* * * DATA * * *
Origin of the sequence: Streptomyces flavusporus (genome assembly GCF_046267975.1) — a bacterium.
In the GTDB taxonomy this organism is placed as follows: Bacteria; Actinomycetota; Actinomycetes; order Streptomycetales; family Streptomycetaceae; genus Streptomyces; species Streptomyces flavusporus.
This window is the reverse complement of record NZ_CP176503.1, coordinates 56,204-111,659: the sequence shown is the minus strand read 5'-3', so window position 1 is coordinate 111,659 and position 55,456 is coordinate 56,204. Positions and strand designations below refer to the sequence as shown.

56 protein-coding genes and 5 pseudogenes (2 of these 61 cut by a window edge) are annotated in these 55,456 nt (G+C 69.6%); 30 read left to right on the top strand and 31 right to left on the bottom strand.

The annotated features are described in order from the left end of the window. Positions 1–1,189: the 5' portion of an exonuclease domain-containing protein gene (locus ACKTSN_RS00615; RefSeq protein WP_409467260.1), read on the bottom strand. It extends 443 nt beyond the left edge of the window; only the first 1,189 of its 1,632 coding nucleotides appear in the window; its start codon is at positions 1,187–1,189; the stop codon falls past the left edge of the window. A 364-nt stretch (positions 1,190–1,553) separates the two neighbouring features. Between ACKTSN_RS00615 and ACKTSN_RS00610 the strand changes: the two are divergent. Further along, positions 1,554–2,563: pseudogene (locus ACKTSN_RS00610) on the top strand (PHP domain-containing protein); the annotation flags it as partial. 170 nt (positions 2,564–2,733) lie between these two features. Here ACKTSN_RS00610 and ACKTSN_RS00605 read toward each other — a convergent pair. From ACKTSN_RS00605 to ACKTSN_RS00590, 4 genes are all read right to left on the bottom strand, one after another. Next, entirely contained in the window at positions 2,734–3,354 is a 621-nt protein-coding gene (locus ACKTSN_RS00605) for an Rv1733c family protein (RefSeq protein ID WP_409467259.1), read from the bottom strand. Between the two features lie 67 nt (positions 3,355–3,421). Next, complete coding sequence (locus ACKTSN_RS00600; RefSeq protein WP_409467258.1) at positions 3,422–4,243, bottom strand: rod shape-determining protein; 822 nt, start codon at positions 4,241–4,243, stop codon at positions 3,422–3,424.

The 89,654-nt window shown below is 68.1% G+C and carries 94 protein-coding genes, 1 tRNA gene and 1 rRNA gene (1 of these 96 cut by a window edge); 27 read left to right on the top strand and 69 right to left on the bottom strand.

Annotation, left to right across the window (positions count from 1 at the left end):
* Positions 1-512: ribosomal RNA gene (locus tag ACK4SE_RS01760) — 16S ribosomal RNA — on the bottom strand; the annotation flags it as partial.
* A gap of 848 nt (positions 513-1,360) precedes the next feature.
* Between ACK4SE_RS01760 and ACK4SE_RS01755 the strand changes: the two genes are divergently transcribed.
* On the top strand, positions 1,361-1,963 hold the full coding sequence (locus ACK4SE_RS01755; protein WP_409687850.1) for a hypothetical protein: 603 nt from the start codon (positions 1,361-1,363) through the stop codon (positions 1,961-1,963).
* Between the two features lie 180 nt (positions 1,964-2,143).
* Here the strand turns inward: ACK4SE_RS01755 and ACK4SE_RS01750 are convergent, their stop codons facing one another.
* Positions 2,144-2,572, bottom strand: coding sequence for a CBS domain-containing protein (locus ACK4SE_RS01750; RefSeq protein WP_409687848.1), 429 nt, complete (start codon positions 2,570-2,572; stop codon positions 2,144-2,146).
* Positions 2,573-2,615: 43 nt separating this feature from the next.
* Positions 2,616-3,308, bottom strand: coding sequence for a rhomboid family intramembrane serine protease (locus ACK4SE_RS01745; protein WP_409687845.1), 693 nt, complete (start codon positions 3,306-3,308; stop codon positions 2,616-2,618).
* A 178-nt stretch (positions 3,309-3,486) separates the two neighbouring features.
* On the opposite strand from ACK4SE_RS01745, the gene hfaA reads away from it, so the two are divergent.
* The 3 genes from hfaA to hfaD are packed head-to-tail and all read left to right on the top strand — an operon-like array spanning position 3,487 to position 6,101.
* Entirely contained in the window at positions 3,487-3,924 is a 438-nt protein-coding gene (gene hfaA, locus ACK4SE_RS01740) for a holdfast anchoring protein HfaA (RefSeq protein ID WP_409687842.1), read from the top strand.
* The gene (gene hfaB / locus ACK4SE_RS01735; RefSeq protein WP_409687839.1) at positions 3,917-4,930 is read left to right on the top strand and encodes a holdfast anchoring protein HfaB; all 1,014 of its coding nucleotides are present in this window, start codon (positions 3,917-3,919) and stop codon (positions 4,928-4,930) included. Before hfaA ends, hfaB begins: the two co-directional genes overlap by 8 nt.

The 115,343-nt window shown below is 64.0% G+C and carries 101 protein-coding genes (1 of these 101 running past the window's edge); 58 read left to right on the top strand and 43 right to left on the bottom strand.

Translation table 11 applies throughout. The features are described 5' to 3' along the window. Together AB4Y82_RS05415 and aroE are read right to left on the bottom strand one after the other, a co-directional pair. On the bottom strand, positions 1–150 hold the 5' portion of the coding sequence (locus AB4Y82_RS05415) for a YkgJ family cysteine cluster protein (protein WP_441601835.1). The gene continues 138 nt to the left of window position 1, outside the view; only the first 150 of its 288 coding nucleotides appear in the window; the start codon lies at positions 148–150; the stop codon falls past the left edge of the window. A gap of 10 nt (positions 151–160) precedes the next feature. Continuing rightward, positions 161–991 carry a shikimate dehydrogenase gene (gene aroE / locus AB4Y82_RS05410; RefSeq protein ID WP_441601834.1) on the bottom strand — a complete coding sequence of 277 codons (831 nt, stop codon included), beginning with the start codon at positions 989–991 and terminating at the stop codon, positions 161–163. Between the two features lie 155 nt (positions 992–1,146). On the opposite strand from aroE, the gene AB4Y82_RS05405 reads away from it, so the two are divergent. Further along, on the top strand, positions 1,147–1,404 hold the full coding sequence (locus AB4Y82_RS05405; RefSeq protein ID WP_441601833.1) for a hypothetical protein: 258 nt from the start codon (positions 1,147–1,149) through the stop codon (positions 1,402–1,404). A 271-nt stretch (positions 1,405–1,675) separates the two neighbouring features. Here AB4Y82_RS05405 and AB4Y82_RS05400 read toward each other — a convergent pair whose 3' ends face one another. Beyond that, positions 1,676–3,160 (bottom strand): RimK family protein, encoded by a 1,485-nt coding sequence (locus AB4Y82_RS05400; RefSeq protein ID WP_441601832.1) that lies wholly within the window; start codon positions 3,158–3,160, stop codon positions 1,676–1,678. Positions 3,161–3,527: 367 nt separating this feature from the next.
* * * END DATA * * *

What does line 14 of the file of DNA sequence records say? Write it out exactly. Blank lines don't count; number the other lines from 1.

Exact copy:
* Positions 2,144-2,572, bottom strand: coding sequence for a CBS domain-containing protein (locus ACK4SE_RS01750; RefSeq protein WP_409687848.1), 429 nt, complete (start codon positions 2,570-2,572; stop codon positions 2,144-2,146).